finding your path in life — with the help of a bright green rv

The big green RV pulled onto the lawn just past the clock tower at the Osceola Campus on Thursday morning — right in the line of sight for hundreds of students attending Osceola’s Spirit Day festivities.

Just past the balloon artist on stilts and the photographer taking pictures of students in a giant chair, Christina Mitchell and her team of “roadies” from the PBS TV show Roadtrip Nation began talking about a serious subject: What message should college students send to politicians during an election year?

The answer from many of the students who stopped by was simple: Education opens doors, provides opportunities and is invaluable.

“Usually we talk about what ‘Roadtrip Nation’ is all about. We also get students’ stories and see if they want to be part of Roadtrip Nation,” says Mitchell. “But this year — because it’s an election year — we’re partnering with the College Board to remind political candidates not to forget education. We call it the ‘Don’t Forget ED’ tour.”

The bright green RV (nicknamed “Carl” by the Roadtrip Nation crew) arrived in Kissimmee on Thursday, fresh from a visit to Emory University in Atlanta, where students there were keenly aware of how budget cuts were impacting their education, Mitchell said. The next stop on the tour will be Miami-Dade College, followed by a conference to be held in Miami.

On the PBS series, teams of college students tour the country and interview successful people in many fields, from astrophysicists to beer makers. “We’ve interviewed everybody, from the president of Dell Computers to the Naked Cowboy in New York City,” says Mitchell. “The main question is: How did you figure out where you were going in life?”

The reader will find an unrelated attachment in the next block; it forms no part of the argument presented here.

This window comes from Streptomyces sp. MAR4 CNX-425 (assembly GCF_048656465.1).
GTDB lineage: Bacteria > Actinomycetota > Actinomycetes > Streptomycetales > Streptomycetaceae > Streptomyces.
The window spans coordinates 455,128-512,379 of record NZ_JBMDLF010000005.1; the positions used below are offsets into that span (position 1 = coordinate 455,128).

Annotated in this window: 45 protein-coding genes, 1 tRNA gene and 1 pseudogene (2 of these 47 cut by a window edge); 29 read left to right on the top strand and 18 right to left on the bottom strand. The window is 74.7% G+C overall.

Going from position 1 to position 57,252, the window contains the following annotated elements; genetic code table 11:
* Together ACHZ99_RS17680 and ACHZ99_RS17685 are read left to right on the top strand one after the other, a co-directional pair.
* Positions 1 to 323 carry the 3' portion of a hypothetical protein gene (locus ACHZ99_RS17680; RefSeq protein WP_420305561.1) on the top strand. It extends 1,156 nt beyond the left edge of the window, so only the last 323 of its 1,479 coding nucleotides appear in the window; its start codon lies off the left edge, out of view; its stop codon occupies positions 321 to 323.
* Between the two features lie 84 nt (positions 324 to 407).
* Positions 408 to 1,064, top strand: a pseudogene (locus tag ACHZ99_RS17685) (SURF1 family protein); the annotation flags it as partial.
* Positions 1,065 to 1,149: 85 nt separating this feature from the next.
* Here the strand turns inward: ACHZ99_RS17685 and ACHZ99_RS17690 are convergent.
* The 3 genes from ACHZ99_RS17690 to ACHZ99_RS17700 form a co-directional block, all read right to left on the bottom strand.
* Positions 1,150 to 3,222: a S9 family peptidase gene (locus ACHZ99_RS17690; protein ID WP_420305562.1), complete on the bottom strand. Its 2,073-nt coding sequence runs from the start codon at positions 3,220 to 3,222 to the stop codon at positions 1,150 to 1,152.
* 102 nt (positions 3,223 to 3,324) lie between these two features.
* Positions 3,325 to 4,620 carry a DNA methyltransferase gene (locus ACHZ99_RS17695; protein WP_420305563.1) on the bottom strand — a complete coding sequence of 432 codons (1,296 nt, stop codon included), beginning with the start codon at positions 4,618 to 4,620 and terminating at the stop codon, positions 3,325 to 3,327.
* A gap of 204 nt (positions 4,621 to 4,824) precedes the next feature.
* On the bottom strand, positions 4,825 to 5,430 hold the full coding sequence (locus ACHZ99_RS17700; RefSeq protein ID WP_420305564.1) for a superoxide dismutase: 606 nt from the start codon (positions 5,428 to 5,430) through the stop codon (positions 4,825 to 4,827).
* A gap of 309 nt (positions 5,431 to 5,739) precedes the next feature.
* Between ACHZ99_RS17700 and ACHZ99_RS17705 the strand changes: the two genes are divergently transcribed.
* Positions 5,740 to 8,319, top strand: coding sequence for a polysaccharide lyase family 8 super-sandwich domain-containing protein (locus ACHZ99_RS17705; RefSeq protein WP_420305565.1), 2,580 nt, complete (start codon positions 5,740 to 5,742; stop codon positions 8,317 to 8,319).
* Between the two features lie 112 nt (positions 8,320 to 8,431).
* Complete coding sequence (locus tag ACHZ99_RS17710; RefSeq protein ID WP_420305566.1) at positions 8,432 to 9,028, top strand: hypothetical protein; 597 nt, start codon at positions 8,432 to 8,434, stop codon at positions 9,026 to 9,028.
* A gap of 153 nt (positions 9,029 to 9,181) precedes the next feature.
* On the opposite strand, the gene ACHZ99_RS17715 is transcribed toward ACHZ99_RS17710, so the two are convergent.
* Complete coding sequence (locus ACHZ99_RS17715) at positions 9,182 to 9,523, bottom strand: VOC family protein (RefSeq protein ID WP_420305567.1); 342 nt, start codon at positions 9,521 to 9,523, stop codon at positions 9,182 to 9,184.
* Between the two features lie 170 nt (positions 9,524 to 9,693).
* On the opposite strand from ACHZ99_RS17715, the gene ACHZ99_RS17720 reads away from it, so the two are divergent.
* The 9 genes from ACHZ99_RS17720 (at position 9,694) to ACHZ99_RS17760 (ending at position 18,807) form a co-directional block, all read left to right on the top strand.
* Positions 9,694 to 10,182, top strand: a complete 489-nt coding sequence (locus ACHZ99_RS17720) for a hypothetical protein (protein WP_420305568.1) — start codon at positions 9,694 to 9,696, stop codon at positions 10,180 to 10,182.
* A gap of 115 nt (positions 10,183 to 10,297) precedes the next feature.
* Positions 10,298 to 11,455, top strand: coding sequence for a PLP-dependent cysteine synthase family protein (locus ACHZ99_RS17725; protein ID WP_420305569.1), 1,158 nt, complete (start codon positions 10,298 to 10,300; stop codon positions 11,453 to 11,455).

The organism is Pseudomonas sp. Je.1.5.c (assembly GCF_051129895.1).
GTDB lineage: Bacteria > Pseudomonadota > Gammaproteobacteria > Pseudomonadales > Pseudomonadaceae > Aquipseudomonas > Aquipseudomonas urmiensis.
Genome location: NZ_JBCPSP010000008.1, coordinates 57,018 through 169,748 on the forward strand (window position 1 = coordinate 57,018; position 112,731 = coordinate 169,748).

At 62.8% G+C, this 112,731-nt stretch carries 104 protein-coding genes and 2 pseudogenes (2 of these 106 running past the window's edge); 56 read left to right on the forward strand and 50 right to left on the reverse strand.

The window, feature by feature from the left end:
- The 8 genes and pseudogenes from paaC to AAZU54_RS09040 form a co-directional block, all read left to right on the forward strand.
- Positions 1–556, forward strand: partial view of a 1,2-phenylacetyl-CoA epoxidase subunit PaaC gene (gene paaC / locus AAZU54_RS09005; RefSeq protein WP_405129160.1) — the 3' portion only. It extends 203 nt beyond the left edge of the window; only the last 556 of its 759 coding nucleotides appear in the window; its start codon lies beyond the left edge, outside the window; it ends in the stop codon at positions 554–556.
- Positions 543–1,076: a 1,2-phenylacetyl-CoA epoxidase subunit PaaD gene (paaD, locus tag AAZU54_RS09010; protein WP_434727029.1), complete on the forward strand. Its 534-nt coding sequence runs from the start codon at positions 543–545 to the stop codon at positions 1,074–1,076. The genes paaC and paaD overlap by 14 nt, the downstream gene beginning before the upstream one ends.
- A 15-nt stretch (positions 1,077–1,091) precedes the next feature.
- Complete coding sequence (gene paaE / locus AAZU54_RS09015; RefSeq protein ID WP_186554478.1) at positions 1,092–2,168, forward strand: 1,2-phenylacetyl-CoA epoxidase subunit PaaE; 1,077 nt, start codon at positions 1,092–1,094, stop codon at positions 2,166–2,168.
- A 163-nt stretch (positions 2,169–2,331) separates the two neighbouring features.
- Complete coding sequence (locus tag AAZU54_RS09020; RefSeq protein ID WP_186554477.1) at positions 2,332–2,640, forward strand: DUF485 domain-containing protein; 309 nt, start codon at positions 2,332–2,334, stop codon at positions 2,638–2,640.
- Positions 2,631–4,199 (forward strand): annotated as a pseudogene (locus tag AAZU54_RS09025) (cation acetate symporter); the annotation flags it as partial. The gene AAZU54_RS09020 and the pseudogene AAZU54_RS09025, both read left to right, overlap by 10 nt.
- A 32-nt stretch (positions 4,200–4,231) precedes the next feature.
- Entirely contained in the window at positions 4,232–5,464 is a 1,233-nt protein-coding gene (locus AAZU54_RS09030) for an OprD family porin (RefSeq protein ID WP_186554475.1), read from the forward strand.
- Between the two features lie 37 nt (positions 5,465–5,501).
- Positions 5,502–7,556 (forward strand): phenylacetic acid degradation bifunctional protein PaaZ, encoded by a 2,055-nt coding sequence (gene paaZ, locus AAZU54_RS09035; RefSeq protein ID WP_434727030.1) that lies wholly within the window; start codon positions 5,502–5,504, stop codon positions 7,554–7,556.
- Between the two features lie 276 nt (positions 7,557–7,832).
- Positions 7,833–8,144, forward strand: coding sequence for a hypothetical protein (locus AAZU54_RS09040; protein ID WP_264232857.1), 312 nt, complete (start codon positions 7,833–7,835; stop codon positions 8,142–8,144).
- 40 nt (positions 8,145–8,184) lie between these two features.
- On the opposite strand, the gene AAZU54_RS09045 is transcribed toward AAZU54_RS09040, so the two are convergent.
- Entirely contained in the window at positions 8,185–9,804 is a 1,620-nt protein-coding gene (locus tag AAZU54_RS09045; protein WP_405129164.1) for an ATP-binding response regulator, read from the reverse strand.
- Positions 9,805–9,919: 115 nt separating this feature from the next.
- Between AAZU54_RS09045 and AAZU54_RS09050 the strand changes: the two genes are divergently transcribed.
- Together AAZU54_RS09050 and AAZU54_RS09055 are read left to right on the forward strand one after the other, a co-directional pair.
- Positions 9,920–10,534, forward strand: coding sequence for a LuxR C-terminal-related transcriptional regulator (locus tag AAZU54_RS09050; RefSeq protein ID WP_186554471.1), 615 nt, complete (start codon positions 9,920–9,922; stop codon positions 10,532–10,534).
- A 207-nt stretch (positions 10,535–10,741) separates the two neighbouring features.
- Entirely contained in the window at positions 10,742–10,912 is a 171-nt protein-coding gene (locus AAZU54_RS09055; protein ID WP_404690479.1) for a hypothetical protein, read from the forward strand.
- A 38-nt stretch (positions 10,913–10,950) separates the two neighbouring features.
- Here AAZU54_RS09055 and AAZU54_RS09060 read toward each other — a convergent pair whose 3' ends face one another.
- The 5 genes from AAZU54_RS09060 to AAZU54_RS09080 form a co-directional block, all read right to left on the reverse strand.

During the off-season,when the crew isn’t filming the PBS TV series, teams of recent college graduates roam the country in the mammoth green RVs, stopping at college campuses to talk to students about finding their passion and a field they love.

At Osceola Campus, Mitchell and her team asked students to write messages to politicians on small chalkboards — and pose for pictures beside their messages. Those will later be posted on the Roadtrip Nation blog and website. The students left a variety of messages for lawmakers to ponder: “Flipping burgers just doesn’t cut it,” and “Education is power.”

The burgers comment resonated with Felipe Oyarzun, 25, who’s studying electrical engineering. After graduating from high school, Oyarzun took a break from his education — and wound up working as a manager at a sub shop in Miami, before he finally decided to get back in school.

“Nobody really likes flipping burgers,” says Oyarzun. But he admits that after he was making money, it was hard to walk away and return to being a full-time student. After some nudging from his little sister — who wants to be a pediatrician — he signed up for classes at Valencia.

“I got a little too comfortable working at a job that I didn’t like,” he says. Now he knows he needs to follow his heart — and challenge himself.

“If you want to be happy,” Oyarzun says, “you’ve got to do what you love.”

Source: Linda Shrieves Beaty, Marketing and Strategic Communications, Valencia College; Valencia News; http://news.valenciacollege.edu

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